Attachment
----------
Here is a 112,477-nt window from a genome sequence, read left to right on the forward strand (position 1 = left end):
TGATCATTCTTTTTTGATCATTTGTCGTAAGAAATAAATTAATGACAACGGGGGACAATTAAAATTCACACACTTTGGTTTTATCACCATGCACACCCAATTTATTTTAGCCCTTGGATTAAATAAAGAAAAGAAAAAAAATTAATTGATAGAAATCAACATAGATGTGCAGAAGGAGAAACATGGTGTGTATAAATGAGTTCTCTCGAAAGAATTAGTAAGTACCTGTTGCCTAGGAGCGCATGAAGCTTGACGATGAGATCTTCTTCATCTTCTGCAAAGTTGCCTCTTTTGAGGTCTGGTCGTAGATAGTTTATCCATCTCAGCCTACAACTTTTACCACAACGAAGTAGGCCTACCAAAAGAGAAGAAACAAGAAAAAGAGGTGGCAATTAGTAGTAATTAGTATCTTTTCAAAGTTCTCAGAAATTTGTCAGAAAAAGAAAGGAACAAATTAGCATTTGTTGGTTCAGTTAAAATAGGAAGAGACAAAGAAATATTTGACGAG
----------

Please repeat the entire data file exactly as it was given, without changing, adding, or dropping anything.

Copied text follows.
Here is a 112,477-nt window from a genome sequence, read left to right on the forward strand (position 1 = left end):
TGATCATTCTTTTTTGATCATTTGTCGTAAGAAATAAATTAATGACAACGGGGGACAATTAAAATTCACACACTTTGGTTTTATCACCATGCACACCCAATTTATTTTAGCCCTTGGATTAAATAAAGAAAAGAAAAAAAATTAATTGATAGAAATCAACATAGATGTGCAGAAGGAGAAACATGGTGTGTATAAATGAGTTCTCTCGAAAGAATTAGTAAGTACCTGTTGCCTAGGAGCGCATGAAGCTTGACGATGAGATCTTCTTCATCTTCTGCAAAGTTGCCTCTTTTGAGGTCTGGTCGTAGATAGTTTATCCATCTCAGCCTACAACTTTTACCACAACGAAGTAGGCCTACCAAAAGAGAAGAAACAAGAAAAAGAGGTGGCAATTAGTAGTAATTAGTATCTTTTCAAAGTTCTCAGAAATTTGTCAGAAAAAGAAAGGAACAAATTAGCATTTGTTGGTTCAGTTAAAATAGGAAGAGACAAAGAAATATTTGACGAG